Female genital mutilation, 3 million minors at risk every year – WWN

Female genital mutilation, 3 million minors at risk every year – WWN

The P-ACT project aims to contribute to strengthening the prevention and fight against this form of gender violence

The Female Genital Mutilation (FGM) are procedures that consist ofpartial or total removal of the female external genitalia in pubescent or pre-pubertal girls, on the basis of social, sanitary, hygienic and ritual needs which are different among the various populations.

The World Health Organization (WHO) has classified FGM as four main types:
Type 1: partial or complete removal of the clitoris and/or its foreskin;
Type 2: partial or complete removal of the clitoris and labia minora, with or without removal of the labia majora (excision);
Type 3: infibulation, which involves narrowing the vaginal opening, with or without removal of the clitoris;
Type 4: All other harmful procedures undertaken for non-medical reasons such as puncture, puncture, incision, curettage and cauterization.

TO immediate disturbances which pain, edema, hemorrhagesthey can follow long-term effects which alter the functioning of the urinary system, the physiological progression of childbirth, prevent normal sexual relations and have serious psychological consequences on the victims.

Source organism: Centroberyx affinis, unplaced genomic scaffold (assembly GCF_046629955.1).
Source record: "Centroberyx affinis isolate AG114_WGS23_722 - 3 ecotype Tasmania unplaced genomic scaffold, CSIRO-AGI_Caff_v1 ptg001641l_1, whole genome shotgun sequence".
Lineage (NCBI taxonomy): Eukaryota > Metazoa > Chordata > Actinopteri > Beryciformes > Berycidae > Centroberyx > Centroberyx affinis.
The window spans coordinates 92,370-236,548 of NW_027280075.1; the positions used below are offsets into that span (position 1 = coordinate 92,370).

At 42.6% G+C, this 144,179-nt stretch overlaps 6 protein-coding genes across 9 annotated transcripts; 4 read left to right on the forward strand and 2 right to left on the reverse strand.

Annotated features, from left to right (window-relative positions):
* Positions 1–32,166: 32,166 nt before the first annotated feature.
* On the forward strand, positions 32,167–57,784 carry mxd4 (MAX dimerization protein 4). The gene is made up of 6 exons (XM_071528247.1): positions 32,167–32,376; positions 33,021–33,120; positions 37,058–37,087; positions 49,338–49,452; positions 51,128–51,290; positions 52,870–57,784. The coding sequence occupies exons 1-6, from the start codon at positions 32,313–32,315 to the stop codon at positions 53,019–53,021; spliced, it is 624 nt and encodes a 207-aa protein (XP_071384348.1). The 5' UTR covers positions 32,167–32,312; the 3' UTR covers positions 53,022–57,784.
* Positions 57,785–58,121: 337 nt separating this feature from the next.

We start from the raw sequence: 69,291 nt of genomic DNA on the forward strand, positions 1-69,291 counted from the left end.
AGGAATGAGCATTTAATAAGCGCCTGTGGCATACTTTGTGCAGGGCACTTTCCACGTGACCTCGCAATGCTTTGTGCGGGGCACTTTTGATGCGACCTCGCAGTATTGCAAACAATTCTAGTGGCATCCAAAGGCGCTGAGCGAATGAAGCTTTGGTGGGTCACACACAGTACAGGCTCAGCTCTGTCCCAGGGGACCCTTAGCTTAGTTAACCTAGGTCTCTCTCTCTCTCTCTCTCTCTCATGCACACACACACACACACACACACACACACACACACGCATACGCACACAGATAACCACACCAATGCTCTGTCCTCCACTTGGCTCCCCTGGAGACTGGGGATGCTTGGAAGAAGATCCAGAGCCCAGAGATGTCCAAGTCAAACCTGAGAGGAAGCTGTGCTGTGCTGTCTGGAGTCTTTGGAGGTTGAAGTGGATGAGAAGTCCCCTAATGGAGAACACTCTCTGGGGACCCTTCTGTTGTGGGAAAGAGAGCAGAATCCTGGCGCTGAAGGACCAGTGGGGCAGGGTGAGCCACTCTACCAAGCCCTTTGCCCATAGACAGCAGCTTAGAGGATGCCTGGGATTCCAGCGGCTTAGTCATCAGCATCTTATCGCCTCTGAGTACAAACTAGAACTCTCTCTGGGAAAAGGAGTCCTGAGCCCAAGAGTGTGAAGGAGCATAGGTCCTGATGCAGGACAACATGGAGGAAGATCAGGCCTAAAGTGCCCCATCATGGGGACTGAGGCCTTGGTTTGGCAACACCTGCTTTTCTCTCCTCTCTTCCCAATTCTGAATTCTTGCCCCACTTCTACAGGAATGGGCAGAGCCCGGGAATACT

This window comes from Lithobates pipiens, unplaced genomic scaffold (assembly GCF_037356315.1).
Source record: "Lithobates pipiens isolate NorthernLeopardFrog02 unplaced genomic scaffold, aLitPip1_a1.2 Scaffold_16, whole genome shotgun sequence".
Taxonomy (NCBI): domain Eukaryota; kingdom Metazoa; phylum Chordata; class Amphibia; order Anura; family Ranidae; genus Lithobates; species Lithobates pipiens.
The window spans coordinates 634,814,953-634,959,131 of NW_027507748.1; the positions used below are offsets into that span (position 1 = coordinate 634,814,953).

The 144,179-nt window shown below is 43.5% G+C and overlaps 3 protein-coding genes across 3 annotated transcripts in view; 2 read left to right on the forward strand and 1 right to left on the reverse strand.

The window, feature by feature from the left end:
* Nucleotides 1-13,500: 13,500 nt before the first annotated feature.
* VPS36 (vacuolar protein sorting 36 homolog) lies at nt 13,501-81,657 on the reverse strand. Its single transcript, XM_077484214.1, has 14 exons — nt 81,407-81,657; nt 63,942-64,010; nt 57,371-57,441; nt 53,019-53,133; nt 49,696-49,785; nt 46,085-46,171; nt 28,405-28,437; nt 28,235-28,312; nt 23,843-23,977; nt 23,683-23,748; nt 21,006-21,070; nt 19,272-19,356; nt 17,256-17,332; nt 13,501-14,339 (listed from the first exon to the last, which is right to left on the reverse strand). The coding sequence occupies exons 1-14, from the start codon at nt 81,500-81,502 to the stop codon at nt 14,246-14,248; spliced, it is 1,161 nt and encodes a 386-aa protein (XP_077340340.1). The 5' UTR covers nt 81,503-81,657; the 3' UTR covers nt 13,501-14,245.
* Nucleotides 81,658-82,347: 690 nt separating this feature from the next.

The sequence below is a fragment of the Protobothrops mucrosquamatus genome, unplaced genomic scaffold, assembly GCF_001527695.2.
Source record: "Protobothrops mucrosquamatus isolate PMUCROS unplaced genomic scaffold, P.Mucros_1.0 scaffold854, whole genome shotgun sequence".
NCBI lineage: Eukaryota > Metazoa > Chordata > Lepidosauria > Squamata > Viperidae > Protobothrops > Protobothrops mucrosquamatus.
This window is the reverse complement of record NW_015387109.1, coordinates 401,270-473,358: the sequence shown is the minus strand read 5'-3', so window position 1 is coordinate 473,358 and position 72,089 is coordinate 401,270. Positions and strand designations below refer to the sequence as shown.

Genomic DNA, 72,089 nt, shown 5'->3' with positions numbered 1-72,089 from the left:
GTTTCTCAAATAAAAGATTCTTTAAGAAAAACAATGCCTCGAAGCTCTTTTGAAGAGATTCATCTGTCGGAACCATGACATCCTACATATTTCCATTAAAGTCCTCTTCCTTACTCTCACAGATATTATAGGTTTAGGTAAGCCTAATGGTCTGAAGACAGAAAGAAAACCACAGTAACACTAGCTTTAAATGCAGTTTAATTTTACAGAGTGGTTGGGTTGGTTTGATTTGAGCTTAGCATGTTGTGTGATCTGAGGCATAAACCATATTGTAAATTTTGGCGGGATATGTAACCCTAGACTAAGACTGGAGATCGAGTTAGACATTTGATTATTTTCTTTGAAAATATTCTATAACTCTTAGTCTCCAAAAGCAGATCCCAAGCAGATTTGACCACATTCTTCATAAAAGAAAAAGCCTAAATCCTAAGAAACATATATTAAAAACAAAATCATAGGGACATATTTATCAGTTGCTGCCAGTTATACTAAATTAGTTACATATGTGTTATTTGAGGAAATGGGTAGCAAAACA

It is estimated that 3 million minors every year are at risk of being subjected to this real torture.

In our country
a 2019 survey (Milan-Bicocca University) found that, as of January 2018, 87,600 women had been subjected to this practice (7,600 minors), with a further 4,600 considered at risk.
Another one EIGE survey (European Institute for Gender Equality) has estimated that in Italy, out of just over 76,000 young people between 0 and 18 years of age, 15-24% are at risk of FGM.

THE higher rates among girls and women aged between 15 and 49 years were found in Somalia (98%), Guinea (96%), Djibouti (93%) and Egypt (91%), although in some countries such as Kenya, Burkina Faso and Ethiopia the phenomenon appears to be decreasing. In other countries, such as Uganda and Cameroon, quite rare, affecting only 1% of women and girls.

On a legislative level,
is equipped with an instrument, the Law no. 7/2006 (Provisions concerning the prevention and prohibition of FGM practices), but his implementation so far, result very poor.
For this reason AMREFin collaboration with the Asylum, Migration and Integration Fund (FAMI), launched the P-ACT projectwith the aim of contributing to strengthen the prevention and fight against this form of gender violence through training actions, interaction with the communities involved, awareness-raising and dissemination of knowledge of the phenomenon, especially among those health workers who have frequent and close contact with families, establishing intimate relationships with them and are, therefore, among those who can most easily intercept risk situations and work to prevent them.

* Professor of general and specialist pediatrics – Faculty of Medicine and Surgery, Catholic University of the Sacred Heart
UOSD Director of Pediatric Infectious Diseases, Department of Women’s and Children’s Health Sciences and Public Health, Fondazione Policlinico Universitario Gemelli IRCCS

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February 6, 2024 (modified February 6, 2024 | 5:56 pm)

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